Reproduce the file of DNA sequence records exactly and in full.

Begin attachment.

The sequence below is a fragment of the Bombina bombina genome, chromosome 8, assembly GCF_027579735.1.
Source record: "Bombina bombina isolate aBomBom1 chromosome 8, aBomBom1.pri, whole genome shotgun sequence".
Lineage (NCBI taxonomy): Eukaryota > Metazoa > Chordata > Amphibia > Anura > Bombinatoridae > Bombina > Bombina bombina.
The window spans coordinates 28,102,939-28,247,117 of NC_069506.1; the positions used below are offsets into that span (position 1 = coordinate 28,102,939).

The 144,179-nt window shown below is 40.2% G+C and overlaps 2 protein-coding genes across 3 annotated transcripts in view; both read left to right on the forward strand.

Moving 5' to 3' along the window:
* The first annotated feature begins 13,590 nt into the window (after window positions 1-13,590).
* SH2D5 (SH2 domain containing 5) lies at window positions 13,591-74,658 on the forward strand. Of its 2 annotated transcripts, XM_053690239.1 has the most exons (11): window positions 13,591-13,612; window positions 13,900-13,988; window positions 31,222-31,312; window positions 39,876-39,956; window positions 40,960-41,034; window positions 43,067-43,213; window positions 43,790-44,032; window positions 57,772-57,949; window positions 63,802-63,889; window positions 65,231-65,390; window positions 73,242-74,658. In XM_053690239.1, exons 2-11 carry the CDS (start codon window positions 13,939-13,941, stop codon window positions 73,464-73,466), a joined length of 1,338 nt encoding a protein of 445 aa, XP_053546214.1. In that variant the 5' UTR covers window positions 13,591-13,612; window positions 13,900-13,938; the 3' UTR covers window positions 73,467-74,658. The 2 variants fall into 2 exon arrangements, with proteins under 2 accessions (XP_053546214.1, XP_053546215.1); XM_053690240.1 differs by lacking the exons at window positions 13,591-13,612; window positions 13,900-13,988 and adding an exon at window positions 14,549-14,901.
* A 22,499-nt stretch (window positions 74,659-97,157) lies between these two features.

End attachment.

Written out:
The sequence below is a fragment of the Bombina bombina genome, chromosome 8, assembly GCF_027579735.1.
Source record: "Bombina bombina isolate aBomBom1 chromosome 8, aBomBom1.pri, whole genome shotgun sequence".
Lineage (NCBI taxonomy): Eukaryota > Metazoa > Chordata > Amphibia > Anura > Bombinatoridae > Bombina > Bombina bombina.
The window spans coordinates 28,102,939-28,247,117 of NC_069506.1; the positions used below are offsets into that span (position 1 = coordinate 28,102,939).

The 144,179-nt window shown below is 40.2% G+C and overlaps 2 protein-coding genes across 3 annotated transcripts in view; both read left to right on the forward strand.

Moving 5' to 3' along the window:
* The first annotated feature begins 13,590 nt into the window (after window positions 1-13,590).
* SH2D5 (SH2 domain containing 5) lies at window positions 13,591-74,658 on the forward strand. Of its 2 annotated transcripts, XM_053690239.1 has the most exons (11): window positions 13,591-13,612; window positions 13,900-13,988; window positions 31,222-31,312; window positions 39,876-39,956; window positions 40,960-41,034; window positions 43,067-43,213; window positions 43,790-44,032; window positions 57,772-57,949; window positions 63,802-63,889; window positions 65,231-65,390; window positions 73,242-74,658. In XM_053690239.1, exons 2-11 carry the CDS (start codon window positions 13,939-13,941, stop codon window positions 73,464-73,466), a joined length of 1,338 nt encoding a protein of 445 aa, XP_053546214.1. In that variant the 5' UTR covers window positions 13,591-13,612; window positions 13,900-13,938; the 3' UTR covers window positions 73,467-74,658. The 2 variants fall into 2 exon arrangements, with proteins under 2 accessions (XP_053546214.1, XP_053546215.1); XM_053690240.1 differs by lacking the exons at window positions 13,591-13,612; window positions 13,900-13,988 and adding an exon at window positions 14,549-14,901.
* A 22,499-nt stretch (window positions 74,659-97,157) lies between these two features.